China Health Policy Report

China’s experience controlling neglected tropical disease and the lessons for other regions

February 14, 2013
China tropical disease control

Prof. Xiao-Nong Zhou, National Institute of Parasitic Diseases, China CDC  

The road map for eliminating neglected tropical diseases (NTDs) issued by World Health Organization in 2012 has persuaded the global community to join together to find solutions. NTDs are mainly prevalent in poor and rural areas of developing countries. Among 17 parasitic and bacterial infections, eight are helminthiases including soil-transmitted helminthiases (STHs) (like ascariasis, hookworm infection, trichuriasis), food-borne trematodes, lymphatic filariasis, onchocerciasis, dracunculiasis, cysticercosis, echinococcosis, and schistosomiasis, according to a 2010 WHO report. An estimated 1 billion people are infected with one or more helminth species, mainly in sub-Saharan Africa, Asia, and the Americas (Hotez et al., 2007; 2008).

In the People’s Republic of China (P.R. China), NTDs are one of the most prevalent infectious diseases, with more than 100 pathogens recorded to infect humans. In the 1950s, the beginning of the P.R. China, the most heavily epidemic NTDs were schistosomiasis, malaria, lymphatic filariasis, hookworm, and leishmaniasis that affected local people’s health as well as social-economic development. Due to great efforts by government leadership, professional guidance and community involvement, NTDs have declined significantly with the increase in economic development in China. For example, lymphatic filariasis was eliminated in China by 2007, and the national malaria elimination program has been launched with its goal to eliminate malaria by 2020. The working plan for national schistosomiasis elimination by 2020 is under development in P.R. China. The prevalence of soil-transmitted helminthiasis, like hookworm, has been reduced to under 20%. The leishmaniasis has been localized in northwestern China with less than 400 total of reported cases annually.

The new top five NTDs are schistosomiasis, malaria, echinococcosis, soil-transmitted helminthiasis and food-borne tremedotes, and already these infections have been significantly reduced. However, the prevalence of food-borne tremedotes is increasing with new outbreaks reported every year. Therefore, China has had success and has learned many lessons that could help other developing countries reduce or eliminate tropical diseases.

For example, schistosomiasis japonica, which has been prevalent in P.R. China over 2000 years, was recognized as an important infectious disease and the national schistosomiasis control program was initiated in the 1950s. Great achievements have been gained. Five out of 12 endemic provinces have reached the criteria of elimination, and three provinces have reached the criteria of transmission- controlled. The remaining four provinces will reach the criteria of transmission-controlled by 2015. The lessons of political will, sustained financial and technical support, and an integrated approach readily adapted to different eco-epidemiological settings and fine-tuned over time have been learned to substantially reduce the burden of schistosomiasis.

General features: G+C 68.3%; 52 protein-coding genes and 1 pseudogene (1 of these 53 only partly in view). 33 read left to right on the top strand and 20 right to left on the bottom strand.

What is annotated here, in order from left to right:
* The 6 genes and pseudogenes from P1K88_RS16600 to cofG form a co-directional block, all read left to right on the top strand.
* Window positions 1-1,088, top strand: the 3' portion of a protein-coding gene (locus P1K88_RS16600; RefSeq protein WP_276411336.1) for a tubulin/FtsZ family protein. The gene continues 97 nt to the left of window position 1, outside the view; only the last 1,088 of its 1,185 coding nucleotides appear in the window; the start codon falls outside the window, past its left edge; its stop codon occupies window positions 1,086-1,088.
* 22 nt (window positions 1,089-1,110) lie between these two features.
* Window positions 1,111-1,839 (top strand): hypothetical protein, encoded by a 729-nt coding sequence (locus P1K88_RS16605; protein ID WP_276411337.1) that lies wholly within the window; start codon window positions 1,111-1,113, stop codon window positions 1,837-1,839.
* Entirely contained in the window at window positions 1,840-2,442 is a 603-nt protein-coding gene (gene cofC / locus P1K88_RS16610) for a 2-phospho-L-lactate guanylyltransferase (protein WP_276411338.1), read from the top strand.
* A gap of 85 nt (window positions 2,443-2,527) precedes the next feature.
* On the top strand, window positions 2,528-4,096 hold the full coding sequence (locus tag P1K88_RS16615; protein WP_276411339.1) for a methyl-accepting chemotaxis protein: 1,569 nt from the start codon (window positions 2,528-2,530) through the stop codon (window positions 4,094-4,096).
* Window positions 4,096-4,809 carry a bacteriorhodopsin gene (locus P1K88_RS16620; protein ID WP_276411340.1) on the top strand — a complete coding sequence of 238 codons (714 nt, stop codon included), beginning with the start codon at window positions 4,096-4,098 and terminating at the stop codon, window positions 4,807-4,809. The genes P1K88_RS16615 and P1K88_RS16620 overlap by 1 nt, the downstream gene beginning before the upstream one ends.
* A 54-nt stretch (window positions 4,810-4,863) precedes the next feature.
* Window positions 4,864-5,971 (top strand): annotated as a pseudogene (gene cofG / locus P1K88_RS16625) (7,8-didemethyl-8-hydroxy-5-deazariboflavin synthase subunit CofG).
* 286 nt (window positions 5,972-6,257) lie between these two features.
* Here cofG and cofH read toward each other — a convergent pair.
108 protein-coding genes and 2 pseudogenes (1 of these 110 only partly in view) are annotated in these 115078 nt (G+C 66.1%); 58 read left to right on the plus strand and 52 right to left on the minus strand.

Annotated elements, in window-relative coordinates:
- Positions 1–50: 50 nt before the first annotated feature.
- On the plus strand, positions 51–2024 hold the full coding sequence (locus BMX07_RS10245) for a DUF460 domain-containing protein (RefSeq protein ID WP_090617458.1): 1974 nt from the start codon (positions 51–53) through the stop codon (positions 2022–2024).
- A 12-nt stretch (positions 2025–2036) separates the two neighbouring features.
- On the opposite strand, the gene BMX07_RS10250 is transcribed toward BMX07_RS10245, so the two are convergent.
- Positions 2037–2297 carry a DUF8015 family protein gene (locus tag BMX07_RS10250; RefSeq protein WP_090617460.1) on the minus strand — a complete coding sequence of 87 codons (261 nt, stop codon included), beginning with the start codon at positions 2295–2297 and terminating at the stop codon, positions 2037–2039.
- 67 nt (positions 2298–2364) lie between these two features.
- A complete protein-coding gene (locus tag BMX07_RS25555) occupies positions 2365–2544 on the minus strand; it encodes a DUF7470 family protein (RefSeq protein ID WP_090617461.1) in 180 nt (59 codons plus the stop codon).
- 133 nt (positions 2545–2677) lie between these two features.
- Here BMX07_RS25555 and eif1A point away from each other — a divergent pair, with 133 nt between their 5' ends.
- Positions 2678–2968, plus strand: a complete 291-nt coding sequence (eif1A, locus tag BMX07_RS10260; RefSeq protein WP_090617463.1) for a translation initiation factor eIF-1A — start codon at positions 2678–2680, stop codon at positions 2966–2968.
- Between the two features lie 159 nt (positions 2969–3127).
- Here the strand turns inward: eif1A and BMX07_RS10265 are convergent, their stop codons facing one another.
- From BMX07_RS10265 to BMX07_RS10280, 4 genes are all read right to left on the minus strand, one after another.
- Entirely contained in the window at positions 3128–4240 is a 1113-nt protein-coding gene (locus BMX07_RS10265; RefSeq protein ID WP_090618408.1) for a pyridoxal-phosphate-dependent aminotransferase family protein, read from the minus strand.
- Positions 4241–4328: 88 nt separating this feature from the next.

In addition to the integrated control strategy of schistosomiasis developed recently in P.R. China which transfers the morbidity control into transmission control, more technical developments in tropical diseases have accelerated the progress of the national control program significantly. These include novel chemical molluscicides, rapid diagnostics, new development of drugs, as well as new tools to monitor the transmission of tropical diseases. All of those control strategies and novel tools/products are ready to be used in the transition phase from control into elimination programs in other regions although the various species of pathogens are different in terms of biology and morbidity. It is promising for Chinese scientists to work together with local professionals in other regions to tailor the Chinese control strategy and experience into local settings, in order to achieve the goal of transmission-control leading to elimination of tropical diseases.

One of the biggest contributions toward the achieving disease control/elimination is the adoption of control/elimination strategy and socio-economic development, along with the achievement of implementation research to provide the sound information to the decision makers. Based on the current profile of NTDs in P.R.China, the priorities of technology development used for the control/elimination of NTDs will focus on documentation and development of health metrics that are useful in practice, support research on the impact of social determinants and economic issues on the epidemiology of NTDs, promote GIS and remote-sensing techniques to study climate change and other applications, encouragement of the study of genetics and the immune responses against parasites to better understand the pathology for the development of vaccine for NTDs, improvement and standardization of the diagnostic capabilities including development of new products, equipment and techniques, and implementation research related to control strategies. With more initiatives like the national NTDs elimination program, surveillance and response that take into account the One World-One Health approach to integrate and streamline common surveillance activities are recommended as a first line strategy. In particular, in developing countries with limited resources for disease surveillance and response activities, the surveillance response systems should be strengthened along with the improvement of the health system.